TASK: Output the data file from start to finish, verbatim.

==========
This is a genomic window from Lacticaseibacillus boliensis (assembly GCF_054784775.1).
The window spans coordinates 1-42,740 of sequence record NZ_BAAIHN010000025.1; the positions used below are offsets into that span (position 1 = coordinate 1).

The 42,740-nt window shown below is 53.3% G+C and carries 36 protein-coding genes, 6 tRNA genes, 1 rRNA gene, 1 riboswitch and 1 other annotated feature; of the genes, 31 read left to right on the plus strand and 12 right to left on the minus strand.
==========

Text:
This is a genomic window from Lacticaseibacillus boliensis (assembly GCF_054784775.1).
The window spans coordinates 1-42,740 of sequence record NZ_BAAIHN010000025.1; the positions used below are offsets into that span (position 1 = coordinate 1).

The 42,740-nt window shown below is 53.3% G+C and carries 36 protein-coding genes, 6 tRNA genes, 1 rRNA gene, 1 riboswitch and 1 other annotated feature; of the genes, 31 read left to right on the plus strand and 12 right to left on the minus strand.